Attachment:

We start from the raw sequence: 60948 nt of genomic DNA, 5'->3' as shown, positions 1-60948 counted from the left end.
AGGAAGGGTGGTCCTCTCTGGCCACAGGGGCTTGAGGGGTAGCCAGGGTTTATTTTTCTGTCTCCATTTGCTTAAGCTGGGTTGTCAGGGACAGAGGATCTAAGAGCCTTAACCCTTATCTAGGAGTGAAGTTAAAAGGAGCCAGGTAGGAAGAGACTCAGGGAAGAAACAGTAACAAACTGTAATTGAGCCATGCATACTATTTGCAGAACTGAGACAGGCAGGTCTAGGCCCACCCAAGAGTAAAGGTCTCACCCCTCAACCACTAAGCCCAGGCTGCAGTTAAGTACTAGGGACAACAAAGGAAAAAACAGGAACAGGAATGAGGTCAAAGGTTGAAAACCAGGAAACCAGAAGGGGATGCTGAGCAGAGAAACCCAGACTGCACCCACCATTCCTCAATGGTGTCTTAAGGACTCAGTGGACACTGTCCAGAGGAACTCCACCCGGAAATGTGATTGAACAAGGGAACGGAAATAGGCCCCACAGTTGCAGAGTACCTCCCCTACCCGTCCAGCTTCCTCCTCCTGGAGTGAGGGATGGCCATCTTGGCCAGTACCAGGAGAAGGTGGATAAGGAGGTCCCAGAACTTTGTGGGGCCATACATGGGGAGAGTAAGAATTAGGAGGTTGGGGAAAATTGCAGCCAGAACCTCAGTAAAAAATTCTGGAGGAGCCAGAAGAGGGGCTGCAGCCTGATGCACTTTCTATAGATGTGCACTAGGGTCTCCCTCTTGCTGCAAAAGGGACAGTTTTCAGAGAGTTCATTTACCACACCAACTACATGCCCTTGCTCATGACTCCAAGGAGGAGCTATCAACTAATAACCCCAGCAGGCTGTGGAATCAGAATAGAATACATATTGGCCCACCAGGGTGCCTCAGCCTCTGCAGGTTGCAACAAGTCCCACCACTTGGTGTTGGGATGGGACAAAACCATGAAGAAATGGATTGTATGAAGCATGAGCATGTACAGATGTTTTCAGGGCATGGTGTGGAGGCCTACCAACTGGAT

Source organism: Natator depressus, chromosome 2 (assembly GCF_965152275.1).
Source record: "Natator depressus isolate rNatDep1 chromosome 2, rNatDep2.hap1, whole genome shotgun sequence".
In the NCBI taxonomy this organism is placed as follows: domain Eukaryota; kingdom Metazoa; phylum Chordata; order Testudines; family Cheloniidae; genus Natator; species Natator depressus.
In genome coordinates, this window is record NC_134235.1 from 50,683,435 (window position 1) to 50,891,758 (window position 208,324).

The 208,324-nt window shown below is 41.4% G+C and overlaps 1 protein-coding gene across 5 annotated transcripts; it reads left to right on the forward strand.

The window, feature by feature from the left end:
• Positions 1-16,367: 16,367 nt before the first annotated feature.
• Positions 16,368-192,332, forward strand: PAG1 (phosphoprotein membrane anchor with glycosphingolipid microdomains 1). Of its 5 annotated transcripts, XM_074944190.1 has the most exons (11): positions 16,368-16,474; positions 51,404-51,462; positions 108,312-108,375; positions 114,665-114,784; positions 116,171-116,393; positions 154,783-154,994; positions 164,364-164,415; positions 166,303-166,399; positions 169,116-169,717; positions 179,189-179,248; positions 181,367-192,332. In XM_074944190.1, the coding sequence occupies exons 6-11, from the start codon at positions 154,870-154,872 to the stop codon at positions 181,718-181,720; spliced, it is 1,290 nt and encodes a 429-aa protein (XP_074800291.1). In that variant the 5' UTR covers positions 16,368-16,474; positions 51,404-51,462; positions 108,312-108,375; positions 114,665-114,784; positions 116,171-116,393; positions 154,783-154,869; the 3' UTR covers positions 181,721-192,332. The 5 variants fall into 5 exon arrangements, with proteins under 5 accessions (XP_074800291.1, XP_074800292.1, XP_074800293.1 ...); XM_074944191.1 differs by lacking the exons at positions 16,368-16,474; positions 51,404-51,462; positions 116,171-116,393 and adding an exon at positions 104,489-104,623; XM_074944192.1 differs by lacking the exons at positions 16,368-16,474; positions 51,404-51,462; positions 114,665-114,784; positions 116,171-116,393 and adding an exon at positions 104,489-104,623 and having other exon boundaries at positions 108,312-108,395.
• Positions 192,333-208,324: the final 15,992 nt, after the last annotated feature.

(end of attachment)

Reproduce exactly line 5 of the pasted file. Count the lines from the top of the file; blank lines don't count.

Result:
In the NCBI taxonomy this organism is placed as follows: domain Eukaryota; kingdom Metazoa; phylum Chordata; order Testudines; family Cheloniidae; genus Natator; species Natator depressus.